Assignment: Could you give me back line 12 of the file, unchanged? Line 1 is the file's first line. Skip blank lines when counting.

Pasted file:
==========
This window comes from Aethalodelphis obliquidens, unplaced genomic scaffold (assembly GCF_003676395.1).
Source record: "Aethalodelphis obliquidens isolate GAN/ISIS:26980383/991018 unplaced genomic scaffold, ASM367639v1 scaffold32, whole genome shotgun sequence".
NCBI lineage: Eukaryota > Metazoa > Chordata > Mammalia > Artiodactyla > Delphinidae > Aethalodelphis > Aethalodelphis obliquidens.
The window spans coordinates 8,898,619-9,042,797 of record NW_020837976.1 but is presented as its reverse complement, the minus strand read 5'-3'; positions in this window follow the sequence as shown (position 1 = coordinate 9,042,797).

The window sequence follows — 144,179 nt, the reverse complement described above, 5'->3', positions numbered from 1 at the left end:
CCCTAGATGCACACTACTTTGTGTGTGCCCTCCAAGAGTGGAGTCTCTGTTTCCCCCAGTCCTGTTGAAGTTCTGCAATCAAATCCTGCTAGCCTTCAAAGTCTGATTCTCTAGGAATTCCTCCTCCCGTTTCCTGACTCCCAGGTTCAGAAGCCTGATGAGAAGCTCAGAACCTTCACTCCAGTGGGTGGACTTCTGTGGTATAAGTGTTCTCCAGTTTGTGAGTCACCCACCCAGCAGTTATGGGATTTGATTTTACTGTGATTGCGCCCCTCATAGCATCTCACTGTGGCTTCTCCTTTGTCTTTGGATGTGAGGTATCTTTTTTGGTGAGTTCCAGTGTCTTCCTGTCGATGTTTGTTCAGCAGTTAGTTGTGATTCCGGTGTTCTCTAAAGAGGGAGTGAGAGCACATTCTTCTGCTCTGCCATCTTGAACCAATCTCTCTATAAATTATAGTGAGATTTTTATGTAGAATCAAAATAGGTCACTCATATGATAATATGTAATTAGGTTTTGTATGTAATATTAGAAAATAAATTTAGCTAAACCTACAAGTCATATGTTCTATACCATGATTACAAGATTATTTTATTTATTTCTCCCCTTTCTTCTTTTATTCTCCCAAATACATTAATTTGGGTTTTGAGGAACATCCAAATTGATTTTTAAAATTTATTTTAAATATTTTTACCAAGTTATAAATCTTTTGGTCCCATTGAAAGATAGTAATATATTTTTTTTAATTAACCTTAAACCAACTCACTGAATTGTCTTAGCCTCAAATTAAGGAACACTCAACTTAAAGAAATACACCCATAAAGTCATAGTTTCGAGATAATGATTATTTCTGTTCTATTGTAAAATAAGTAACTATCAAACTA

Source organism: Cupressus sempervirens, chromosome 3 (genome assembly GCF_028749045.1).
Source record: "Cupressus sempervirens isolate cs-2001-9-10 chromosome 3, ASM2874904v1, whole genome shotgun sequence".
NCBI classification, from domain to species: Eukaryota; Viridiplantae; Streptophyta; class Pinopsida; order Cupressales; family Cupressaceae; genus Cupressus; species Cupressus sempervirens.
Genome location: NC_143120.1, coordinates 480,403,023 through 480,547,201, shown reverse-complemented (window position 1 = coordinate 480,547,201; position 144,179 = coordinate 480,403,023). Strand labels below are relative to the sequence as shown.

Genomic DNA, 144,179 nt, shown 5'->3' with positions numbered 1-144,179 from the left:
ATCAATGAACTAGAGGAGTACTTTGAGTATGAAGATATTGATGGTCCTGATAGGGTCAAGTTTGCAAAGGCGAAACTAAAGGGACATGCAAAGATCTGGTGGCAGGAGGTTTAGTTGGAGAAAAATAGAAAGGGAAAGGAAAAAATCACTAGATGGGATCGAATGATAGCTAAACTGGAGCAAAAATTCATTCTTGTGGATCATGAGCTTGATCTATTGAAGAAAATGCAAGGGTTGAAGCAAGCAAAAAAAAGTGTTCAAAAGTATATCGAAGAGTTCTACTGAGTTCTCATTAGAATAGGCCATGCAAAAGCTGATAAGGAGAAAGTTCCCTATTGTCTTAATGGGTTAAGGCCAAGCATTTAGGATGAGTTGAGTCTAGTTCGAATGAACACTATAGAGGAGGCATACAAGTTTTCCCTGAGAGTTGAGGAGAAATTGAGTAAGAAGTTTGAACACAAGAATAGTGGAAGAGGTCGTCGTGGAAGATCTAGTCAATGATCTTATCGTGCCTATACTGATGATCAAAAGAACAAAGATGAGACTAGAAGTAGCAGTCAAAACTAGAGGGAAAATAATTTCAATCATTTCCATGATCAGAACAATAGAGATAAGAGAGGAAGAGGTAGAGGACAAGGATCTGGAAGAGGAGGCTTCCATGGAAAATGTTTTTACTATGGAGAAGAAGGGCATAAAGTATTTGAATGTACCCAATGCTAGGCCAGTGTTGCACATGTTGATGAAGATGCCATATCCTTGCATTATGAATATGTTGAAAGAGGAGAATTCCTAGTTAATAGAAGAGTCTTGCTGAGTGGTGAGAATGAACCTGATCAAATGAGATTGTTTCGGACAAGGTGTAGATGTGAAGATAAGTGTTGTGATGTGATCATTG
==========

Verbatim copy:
ATCAATGAACTAGAGGAGTACTTTGAGTATGAAGATATTGATGGTCCTGATAGGGTCAAGTTTGCAAAGGCGAAACTAAAGGGACATGCAAAGATCTGGTGGCAGGAGGTTTAGTTGGAGAAAAATAGAAAGGGAAAGGAAAAAATCACTAGATGGGATCGAATGATAGCTAAACTGGAGCAAAAATTCATTCTTGTGGATCATGAGCTTGATCTATTGAAGAAAATGCAAGGGTTGAAGCAAGCAAAAAAAAGTGTTCAAAAGTATATCGAAGAGTTCTACTGAGTTCTCATTAGAATAGGCCATGCAAAAGCTGATAAGGAGAAAGTTCCCTATTGTCTTAATGGGTTAAGGCCAAGCATTTAGGATGAGTTGAGTCTAGTTCGAATGAACACTATAGAGGAGGCATACAAGTTTTCCCTGAGAGTTGAGGAGAAATTGAGTAAGAAGTTTGAACACAAGAATAGTGGAAGAGGTCGTCGTGGAAGATCTAGTCAATGATCTTATCGTGCCTATACTGATGATCAAAAGAACAAAGATGAGACTAGAAGTAGCAGTCAAAACTAGAGGGAAAATAATTTCAATCATTTCCATGATCAGAACAATAGAGATAAGAGAGGAAGAGGTAGAGGACAAGGATCTGGAAGAGGAGGCTTCCATGGAAAATGTTTTTACTATGGAGAAGAAGGGCATAAAGTATTTGAATGTACCCAATGCTAGGCCAGTGTTGCACATGTTGATGAAGATGCCATATCCTTGCATTATGAATATGTTGAAAGAGGAGAATTCCTAGTTAATAGAAGAGTCTTGCTGAGTGGTGAGAATGAACCTGATCAAATGAGATTGTTTCGGACAAGGTGTAGATGTGAAGATAAGTGTTGTGATGTGATCATTG